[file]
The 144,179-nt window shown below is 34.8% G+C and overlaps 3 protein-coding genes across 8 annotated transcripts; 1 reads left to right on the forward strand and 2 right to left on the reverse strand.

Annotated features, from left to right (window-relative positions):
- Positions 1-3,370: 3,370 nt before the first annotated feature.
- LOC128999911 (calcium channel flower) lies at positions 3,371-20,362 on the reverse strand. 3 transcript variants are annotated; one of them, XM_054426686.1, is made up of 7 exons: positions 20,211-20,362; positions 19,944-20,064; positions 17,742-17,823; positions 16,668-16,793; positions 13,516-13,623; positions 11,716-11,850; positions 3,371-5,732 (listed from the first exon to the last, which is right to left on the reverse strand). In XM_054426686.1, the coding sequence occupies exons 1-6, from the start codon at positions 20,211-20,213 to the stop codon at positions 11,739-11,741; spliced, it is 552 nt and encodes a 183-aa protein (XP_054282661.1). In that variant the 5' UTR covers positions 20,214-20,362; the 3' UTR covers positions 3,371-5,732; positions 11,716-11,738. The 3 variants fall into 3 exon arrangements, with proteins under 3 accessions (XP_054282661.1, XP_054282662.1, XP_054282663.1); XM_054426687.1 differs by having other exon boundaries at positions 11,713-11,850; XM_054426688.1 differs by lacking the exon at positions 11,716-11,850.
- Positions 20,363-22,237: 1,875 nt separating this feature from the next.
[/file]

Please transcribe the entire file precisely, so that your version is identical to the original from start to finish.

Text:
The 144,179-nt window shown below is 34.8% G+C and overlaps 3 protein-coding genes across 8 annotated transcripts; 1 reads left to right on the forward strand and 2 right to left on the reverse strand.

Annotated features, from left to right (window-relative positions):
- Positions 1-3,370: 3,370 nt before the first annotated feature.
- LOC128999911 (calcium channel flower) lies at positions 3,371-20,362 on the reverse strand. 3 transcript variants are annotated; one of them, XM_054426686.1, is made up of 7 exons: positions 20,211-20,362; positions 19,944-20,064; positions 17,742-17,823; positions 16,668-16,793; positions 13,516-13,623; positions 11,716-11,850; positions 3,371-5,732 (listed from the first exon to the last, which is right to left on the reverse strand). In XM_054426686.1, the coding sequence occupies exons 1-6, from the start codon at positions 20,211-20,213 to the stop codon at positions 11,739-11,741; spliced, it is 552 nt and encodes a 183-aa protein (XP_054282661.1). In that variant the 5' UTR covers positions 20,214-20,362; the 3' UTR covers positions 3,371-5,732; positions 11,716-11,738. The 3 variants fall into 3 exon arrangements, with proteins under 3 accessions (XP_054282661.1, XP_054282662.1, XP_054282663.1); XM_054426687.1 differs by having other exon boundaries at positions 11,713-11,850; XM_054426688.1 differs by lacking the exon at positions 11,716-11,850.
- Positions 20,363-22,237: 1,875 nt separating this feature from the next.